Predictive Analysis of Student Performance using Educational Data Mining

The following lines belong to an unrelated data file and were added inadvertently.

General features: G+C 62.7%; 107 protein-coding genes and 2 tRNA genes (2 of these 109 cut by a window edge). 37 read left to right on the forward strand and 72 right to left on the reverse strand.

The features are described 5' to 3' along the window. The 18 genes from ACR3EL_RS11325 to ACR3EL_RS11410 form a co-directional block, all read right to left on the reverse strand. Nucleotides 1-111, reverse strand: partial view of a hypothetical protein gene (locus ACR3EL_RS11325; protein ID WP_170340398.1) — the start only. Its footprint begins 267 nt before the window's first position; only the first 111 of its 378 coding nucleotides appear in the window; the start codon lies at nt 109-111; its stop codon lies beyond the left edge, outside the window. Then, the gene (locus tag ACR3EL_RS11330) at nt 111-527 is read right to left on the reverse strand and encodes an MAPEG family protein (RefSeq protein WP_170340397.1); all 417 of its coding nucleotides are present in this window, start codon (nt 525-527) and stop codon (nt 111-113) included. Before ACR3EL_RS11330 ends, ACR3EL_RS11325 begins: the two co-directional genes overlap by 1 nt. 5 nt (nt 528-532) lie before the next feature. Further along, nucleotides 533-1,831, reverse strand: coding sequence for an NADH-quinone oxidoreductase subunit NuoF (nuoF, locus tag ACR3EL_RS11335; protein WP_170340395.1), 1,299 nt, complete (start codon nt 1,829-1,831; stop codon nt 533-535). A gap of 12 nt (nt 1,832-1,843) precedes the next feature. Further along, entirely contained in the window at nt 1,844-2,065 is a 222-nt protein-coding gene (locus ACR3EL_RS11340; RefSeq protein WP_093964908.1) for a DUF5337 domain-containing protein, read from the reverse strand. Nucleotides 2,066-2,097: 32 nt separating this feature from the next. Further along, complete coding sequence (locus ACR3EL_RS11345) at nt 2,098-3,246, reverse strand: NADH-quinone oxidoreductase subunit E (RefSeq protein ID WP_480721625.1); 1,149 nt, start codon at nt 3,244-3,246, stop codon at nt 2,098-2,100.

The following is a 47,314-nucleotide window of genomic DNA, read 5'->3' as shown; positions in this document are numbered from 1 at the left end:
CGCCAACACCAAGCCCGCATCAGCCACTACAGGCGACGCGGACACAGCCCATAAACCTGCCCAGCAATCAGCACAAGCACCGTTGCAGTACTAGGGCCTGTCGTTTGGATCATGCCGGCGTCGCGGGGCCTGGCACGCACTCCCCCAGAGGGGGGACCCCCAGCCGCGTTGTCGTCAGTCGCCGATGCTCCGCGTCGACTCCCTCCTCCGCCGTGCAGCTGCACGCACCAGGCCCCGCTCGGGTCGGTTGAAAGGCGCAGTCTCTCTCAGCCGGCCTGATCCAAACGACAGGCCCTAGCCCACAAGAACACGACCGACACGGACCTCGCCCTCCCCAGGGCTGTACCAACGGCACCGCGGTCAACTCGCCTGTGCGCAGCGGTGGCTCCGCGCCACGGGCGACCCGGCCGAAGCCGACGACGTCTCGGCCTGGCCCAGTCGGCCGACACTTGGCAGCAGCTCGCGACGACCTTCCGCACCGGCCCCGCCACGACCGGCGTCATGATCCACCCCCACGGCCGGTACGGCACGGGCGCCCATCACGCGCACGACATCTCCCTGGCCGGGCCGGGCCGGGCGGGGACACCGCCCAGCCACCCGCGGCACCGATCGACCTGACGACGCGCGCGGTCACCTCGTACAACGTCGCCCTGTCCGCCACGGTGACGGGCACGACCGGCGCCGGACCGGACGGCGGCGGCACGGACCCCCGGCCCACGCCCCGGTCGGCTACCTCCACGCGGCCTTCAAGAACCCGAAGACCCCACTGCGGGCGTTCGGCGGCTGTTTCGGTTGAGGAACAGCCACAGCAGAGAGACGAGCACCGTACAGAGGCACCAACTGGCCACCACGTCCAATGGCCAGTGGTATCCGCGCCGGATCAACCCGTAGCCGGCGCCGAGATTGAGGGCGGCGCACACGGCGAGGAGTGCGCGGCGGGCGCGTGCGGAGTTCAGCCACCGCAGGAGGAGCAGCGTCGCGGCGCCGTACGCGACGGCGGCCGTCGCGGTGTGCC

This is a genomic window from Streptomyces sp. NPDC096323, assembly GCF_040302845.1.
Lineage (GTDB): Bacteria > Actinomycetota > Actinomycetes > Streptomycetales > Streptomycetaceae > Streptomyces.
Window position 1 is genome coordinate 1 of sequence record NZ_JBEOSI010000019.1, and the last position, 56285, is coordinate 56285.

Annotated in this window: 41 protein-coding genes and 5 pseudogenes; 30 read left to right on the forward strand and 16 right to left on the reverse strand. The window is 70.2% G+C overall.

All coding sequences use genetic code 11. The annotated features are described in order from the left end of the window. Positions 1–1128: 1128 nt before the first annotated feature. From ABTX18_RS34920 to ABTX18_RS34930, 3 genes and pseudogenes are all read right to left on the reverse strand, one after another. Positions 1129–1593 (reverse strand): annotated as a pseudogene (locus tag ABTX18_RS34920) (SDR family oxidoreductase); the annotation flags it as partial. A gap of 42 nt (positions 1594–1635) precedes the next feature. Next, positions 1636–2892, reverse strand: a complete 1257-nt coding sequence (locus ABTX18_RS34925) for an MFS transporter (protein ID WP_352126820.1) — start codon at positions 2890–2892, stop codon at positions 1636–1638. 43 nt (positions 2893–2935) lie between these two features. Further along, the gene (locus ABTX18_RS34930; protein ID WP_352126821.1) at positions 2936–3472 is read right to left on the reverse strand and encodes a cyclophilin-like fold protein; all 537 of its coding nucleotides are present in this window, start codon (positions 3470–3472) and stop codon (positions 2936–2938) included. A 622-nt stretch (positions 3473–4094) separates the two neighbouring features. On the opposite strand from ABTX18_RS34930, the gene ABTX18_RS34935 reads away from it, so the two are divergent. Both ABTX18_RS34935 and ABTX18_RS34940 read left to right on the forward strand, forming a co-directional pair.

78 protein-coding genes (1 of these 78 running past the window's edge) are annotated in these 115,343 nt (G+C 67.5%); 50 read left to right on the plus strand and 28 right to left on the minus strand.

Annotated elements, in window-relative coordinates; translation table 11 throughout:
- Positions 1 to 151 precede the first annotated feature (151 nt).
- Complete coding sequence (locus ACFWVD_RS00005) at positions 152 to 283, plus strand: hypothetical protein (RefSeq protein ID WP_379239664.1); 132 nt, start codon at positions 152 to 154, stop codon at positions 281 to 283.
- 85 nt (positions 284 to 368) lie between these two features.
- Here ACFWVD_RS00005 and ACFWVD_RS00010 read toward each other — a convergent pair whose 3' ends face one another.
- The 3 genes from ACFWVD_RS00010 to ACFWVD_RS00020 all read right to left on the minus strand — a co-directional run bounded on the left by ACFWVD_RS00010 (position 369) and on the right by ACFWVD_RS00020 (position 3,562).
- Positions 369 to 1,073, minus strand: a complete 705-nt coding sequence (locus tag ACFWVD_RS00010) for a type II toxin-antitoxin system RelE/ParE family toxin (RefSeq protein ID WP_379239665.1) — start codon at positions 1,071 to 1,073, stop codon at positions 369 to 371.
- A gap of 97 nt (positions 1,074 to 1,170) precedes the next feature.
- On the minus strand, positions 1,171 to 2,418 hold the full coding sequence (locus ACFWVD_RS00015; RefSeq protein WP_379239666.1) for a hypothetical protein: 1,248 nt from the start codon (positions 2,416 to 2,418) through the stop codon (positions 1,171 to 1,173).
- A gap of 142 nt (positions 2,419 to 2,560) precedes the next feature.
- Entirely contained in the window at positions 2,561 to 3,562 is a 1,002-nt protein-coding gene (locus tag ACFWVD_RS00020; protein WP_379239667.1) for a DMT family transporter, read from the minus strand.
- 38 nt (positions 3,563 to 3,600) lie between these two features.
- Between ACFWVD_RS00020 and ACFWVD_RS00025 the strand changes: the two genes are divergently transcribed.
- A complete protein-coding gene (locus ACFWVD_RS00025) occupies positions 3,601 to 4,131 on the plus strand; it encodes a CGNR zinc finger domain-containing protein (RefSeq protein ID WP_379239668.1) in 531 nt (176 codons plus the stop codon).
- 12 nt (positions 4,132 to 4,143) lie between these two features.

This paper examines the factors of course study in various subjects which affect the persistence and graduation outcomes of over 1000 students in different villages of the Madhya Pradesh, and their control group counterparts. This work addressed four questions: (1) how did the timing of student’s Mathematics, Biology, Commerce, Arts and Agriculture courses affect their performance, persistence, and graduation outcomes; (2) whether students who progressed farther through the prescribed foundation course sequences of the program exhibited higher persistence and graduation rates; (3) what were the most frequently taken sequences of courses, and whether students who progressed farther through those sequences exhibited higher persistence and graduation rates; and (4) whether greater progress was more important than other demographic and academic factors for predicting persistence and graduation. We found that students who took their Math course in the second year showed higher fifth-term and seventh-term persistence than students who took it in the first year. Also, students who progressed farther through course sequences consistently exhibited higher persistence and graduation rates. Furthermore , a student’s persistence was a more reliable predictor of graduation than other features. Overall, these findings can potentially inform an institution’s strategies for maximizing persistence and graduation by emphasizing a student’s progress through the curriculum.